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What Is a Radiochemist?

A radiochemist may be tasked with controlling and containing nuclear waste at a nuclear power plant.
A sign indicating radioactivity.
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  • Written By: Mary McMahon
  • Edited By: Kristen Osborne
  • Last Modified Date: 24 October 2014
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A radiochemist is a scientist who specializes in the study of radioactive elements such as uranium. Radiochemistry is a very large and diverse scientific discipline with a number of different opportunities available to scientists who choose this particular career path. Many people in this field hold advanced degrees such as doctorates and they typically work in laboratory settings where they can conduct controlled experiments. Labs also offer high levels of security for scientists working with more dangerous elements.

Radioactivity is a fascinating scientific phenomenon that has numerous potential applications for humans. A radiochemist may work in a field like pharmaceuticals, studying radioactive elements that can be used in the diagnosis and treatment of disease. Other applications can include archeology, where carbon dating relies on the properties of radioactivity, and in power generation. Nuclear power plants use radiochemists to improve their efficiency and safety and radiochemists are also involved in projects like controlling and containing nuclear waste and cleaning up inadvertently released nuclear materials.

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Research radiochemistry takes place in institutions like universities. Researchers explore topics like the role of radioactive materials in the environment, the aftermath of large-scale releases of radiation, and elements that can only be studied in the lab because they are too unstable to be observed in nature. This research is used for everything from developing environmental cleanup programs to improving the technology behind atomic clocks. Some researchers enjoy more theoretical work, which is designed to establish new ground in the field, while others may prefer applied science.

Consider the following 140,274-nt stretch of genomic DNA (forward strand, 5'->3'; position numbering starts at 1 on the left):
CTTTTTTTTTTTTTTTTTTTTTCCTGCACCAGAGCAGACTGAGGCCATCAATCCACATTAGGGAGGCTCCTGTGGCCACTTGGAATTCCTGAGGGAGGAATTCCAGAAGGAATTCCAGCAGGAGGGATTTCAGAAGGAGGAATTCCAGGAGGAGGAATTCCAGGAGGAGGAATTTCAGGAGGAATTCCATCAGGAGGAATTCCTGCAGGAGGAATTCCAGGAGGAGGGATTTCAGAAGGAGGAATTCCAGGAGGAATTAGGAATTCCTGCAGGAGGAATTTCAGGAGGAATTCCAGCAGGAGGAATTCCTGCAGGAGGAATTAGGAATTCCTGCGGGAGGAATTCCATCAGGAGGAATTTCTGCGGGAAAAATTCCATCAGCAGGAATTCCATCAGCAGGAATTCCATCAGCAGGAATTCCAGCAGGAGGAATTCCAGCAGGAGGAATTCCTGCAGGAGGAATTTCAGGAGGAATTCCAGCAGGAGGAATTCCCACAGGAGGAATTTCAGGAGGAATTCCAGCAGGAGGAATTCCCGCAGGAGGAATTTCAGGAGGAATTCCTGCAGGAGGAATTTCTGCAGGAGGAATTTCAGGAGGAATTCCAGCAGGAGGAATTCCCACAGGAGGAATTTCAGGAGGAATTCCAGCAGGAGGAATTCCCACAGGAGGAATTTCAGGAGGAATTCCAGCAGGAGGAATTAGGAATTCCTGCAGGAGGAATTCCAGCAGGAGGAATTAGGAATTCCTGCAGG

Part of studying radioactivity involves looking at its effect on other substances. A radiochemist can explore interactions between nuclear materials and other elements or chemical compounds. Radioactive isotopes are famous for their instability and learning more about how they behave in different settings in an important part of radiochemistry. A radiochemist can use this knowledge to make people safer around radioactive elements and to learn about new applications for radioactive elements.

Other careers that involve working with radioactive materials include radiology, nuclear medicine, nuclear physics, and nuclear engineering. People in these fields find ways to apply radioactive materials to challenges faced by humans and they are also involved in theoretical research. Understanding radioactive elements is a key part of understanding the elements as a whole, as well as their interactions with each other. For a radiochemist, this can involve a lifetime worth of research and collaboration with scientists working on related projects all over the world.

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